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Isn’t it ironic that Israel is making New World wine in what is one of the oldest wine-producing places on earth? Noah planted the first recorded vineyard here in 2000 B.C.E. and although grapes have been grown in the area for 8,000 years, the Israeli wine industry is relatively young.
In 1882, Baron Edmond de Rothschild, owner of Chateau Lafite in Bordeaux, planted vineyards in Zionist settlements along the Mediterranean coast in the areas called Samaria and Samson. His goal was to produce sacramental wine for the settlers as well as to provide them with a new agricultural industry and a steady income. In 1890, the baron sent his maitre de chai from Chateau Lafite to Israel as a consultant for his new winery. That first winery, named Carmel, in 1906 joined a cooperative with Rishon Le Zion and Zichron Ya’acov and for a century was the country’s primary wine producer. Its wines were, of course, kosher and most were the sweet, slightly sticky kind that Americans associate with Manischevitz or Mogen David. They were certainly of little or no interest to non-Jewish wine consumers. Carmel Winery continues to produce wine today; most are of the modern dry table style.
If not for the Six Day War in 1967, Israel likely still would be producing lackluster wines. But the Golan Heights, captured from Syria in that war, turned out to be perfect wine terroir. A visiting enologist from University of California at Davis in 1972 pointed that out to his Israeli hosts and in 1976 the first grapes were planted there. In 1983 The Golan Heights winery imported a winemaker from California who brought modern techniques with him that eventually revolutionized the entire Israeli wine industry.
From 1987, Israeli wines have been recognized in international competitions next to the great names from the world’s most noble wine regions. Since the dawn of the 21st century, wine consumers worldwide have begun to recognize the quality revolution taking place in Israel. In 2008, Yarden Cabernet Sauvignon 2004 was the first Israeli wine to win a spot on Wine Spectator’s Top 100 Wines of the year list. In 2010, Carmel Shiraz 2006 won an international and regional trophy at the Decanter World Wine Awards. Little more than 100 years after the birth of its wine industry, Israel is making world-class, award-winning wines that deserve the attention of wine-lovers everywhere.
Hugh Johnson, the renowned British wine writer, had this to say: “New vineyards with classic varieties and a focus on cool climate and high-altitude regions has transformed Israeli wines, as has modern technology and internationally trained winemakers.” Oz Clarke, another Brit wine writer, said: “Israel is a rising star in the wine world.” I fully endorse both statements.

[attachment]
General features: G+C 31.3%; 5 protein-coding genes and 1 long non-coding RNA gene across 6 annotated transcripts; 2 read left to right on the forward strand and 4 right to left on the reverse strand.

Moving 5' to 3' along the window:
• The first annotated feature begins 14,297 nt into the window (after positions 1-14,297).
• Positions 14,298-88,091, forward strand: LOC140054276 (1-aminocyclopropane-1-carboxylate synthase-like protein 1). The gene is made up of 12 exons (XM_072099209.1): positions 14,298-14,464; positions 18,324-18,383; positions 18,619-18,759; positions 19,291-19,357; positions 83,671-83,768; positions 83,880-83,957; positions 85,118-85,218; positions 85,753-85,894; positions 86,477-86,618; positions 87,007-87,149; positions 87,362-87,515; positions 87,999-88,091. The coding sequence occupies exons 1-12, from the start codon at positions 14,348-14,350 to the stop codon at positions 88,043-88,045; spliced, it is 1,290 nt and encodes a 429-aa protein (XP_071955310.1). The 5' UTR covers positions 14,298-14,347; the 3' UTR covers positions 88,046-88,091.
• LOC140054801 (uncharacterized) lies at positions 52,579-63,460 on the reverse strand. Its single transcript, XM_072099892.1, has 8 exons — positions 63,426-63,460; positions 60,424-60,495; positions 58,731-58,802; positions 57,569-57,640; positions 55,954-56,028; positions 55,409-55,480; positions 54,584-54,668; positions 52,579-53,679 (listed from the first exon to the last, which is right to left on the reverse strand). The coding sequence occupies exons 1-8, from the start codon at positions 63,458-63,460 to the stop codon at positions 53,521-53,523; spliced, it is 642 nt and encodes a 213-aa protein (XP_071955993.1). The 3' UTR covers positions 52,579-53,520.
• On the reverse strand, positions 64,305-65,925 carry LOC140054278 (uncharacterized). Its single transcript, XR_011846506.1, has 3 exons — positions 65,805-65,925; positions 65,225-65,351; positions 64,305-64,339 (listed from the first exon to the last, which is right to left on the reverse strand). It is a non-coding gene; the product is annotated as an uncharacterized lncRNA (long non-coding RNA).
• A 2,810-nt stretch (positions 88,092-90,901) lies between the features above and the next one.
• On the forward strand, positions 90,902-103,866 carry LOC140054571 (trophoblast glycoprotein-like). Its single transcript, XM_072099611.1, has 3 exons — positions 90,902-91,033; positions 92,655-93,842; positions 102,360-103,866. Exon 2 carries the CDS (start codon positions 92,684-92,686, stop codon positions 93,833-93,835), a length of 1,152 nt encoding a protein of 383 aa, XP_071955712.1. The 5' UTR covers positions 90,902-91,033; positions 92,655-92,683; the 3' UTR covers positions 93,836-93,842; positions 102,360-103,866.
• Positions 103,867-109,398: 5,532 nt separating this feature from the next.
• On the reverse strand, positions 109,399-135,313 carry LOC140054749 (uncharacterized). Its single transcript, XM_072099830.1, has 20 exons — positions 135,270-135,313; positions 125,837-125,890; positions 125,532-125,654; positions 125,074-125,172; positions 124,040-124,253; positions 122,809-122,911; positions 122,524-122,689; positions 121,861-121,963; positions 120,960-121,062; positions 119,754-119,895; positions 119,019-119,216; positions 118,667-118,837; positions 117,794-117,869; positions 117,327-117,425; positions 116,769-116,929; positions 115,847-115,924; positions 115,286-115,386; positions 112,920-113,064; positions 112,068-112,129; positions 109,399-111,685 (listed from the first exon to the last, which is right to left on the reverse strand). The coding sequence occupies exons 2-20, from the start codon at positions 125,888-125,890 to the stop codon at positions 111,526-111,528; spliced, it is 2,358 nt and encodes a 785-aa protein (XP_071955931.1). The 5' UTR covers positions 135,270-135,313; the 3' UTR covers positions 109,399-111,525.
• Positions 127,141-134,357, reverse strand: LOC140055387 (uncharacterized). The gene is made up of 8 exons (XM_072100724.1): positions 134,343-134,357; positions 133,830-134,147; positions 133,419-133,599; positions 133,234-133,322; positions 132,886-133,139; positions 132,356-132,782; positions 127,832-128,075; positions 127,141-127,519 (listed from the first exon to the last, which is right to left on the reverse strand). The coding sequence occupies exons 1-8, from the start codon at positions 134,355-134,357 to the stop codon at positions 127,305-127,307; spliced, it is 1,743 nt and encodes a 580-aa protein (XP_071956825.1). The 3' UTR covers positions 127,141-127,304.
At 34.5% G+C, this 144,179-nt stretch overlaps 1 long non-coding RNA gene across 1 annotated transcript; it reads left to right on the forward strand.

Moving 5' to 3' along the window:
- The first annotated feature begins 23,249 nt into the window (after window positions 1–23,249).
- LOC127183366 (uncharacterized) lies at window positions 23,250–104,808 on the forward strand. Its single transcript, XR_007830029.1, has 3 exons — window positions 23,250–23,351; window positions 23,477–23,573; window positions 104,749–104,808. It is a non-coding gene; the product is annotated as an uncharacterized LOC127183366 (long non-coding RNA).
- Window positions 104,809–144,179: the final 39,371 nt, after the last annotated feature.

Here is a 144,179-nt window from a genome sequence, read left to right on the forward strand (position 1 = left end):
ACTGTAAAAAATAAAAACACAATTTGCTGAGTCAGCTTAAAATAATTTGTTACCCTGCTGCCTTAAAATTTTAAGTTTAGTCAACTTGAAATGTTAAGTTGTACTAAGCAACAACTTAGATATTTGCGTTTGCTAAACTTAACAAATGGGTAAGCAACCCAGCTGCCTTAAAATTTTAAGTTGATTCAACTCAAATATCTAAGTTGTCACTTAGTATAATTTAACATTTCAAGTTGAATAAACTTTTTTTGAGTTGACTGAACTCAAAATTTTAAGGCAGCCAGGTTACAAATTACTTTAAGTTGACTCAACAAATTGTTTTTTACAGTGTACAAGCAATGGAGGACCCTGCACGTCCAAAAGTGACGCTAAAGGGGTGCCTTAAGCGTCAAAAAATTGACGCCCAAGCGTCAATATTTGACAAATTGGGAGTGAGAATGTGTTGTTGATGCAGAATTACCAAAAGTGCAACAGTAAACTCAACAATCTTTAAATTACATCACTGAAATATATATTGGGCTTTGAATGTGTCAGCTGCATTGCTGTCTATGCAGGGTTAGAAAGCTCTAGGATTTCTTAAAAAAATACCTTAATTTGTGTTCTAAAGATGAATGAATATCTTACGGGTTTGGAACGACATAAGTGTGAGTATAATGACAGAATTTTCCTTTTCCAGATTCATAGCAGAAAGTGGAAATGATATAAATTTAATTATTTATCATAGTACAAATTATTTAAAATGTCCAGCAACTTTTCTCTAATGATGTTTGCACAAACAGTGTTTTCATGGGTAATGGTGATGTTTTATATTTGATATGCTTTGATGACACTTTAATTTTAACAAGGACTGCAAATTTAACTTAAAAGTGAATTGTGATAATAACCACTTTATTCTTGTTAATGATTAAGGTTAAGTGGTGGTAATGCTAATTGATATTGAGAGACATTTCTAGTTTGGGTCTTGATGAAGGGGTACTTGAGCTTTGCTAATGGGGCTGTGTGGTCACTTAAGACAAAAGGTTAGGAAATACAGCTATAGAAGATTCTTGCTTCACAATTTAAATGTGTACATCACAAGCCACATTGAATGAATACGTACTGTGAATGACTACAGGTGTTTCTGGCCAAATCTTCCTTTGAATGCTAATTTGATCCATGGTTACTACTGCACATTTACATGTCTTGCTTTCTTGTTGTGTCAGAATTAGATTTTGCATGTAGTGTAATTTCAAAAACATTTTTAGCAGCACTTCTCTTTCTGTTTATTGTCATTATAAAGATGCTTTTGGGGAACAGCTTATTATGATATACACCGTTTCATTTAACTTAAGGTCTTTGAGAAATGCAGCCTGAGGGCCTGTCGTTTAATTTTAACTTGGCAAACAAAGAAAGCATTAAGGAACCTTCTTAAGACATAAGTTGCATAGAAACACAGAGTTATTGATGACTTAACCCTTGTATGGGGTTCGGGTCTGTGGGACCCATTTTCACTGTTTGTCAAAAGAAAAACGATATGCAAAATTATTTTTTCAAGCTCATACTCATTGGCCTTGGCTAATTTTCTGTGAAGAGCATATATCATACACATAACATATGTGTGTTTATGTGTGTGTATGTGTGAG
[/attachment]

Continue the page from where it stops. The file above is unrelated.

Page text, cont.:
Israelis have long been admired for their advanced agricultural technology, which they have used to great advantage in the vineyards. There are 13,600 acres of vines divided into four viticultural regions: Galilee in the far north, Samaria-Samson, Judean Hills and Negev. The Golan Heights have a classic Mediterranean climate. On the coastal plain it is more subtropical and in the south it is arid. The soils, too, are different according to region. Fifty years ago, the majority of wine came from industrial wineries in Samson and Shomron. Those large wineries (producing as many as 10 million bottles annually) still account for 82 percent of the total market ,but it’s the boutique wineries (250 of them, producing fewer than 50,000 bottles) that win most of the international awards.
The most desirable wines come from the cool climate of Galilee and the Judean Hills. Currently Cabernet Sauvignon and Merlot are the most planted varieties followed by Carignan, Syrah, Chardonnay, Sauvignon Blanc, Emerald Riesling and Muscat.
Only 7 percent of Israeli land is owned by individuals (3 percent Jews and 4 percent Arabs). The rest is owned by the Jewish state and the Jewish National Fund. Israeli citizens lease the land in 49 to 98 year installments from Israel Land Authority. This means that grapes are grown on rented land, either leased from the state or, frequently, from a kibbutz, which is a collective community based on agriculture.
Israelis would like to see their wines marketed in the United States as simply Mediterranean wine — the same as Spanish, Italian or French — rather than to be tagged as “kosher.” A decade ago most of the boutique wines were not kosher but that made them more difficult to market overseas so today the majority of exported wines are certified kosher.
What makes a wine kosher? It’s made exactly the same way as any wine but from vine to glass it must be handled only by Sabbath-observant Jews under the supervision of a special rabbi called a mashgiach. The same procedures for harvesting, fermentation, maturation and bottling are used for both. It is not necessary for a head winemaker at a kosher winery to be Jewish. Many are not and rely on their staff to handle materials and equipment.
Eli Ben Zaken of Domaine Castel started out making non-kosher wine but says non-kosher wine barely sold. Customers outside of Israel who had never tasted the wine were unwilling to risk buying an expensive Israeli wine they didn’t know. Selling to the kosher-keeping buyers was critical to his success.
Elizabeth Downer: email@example.com.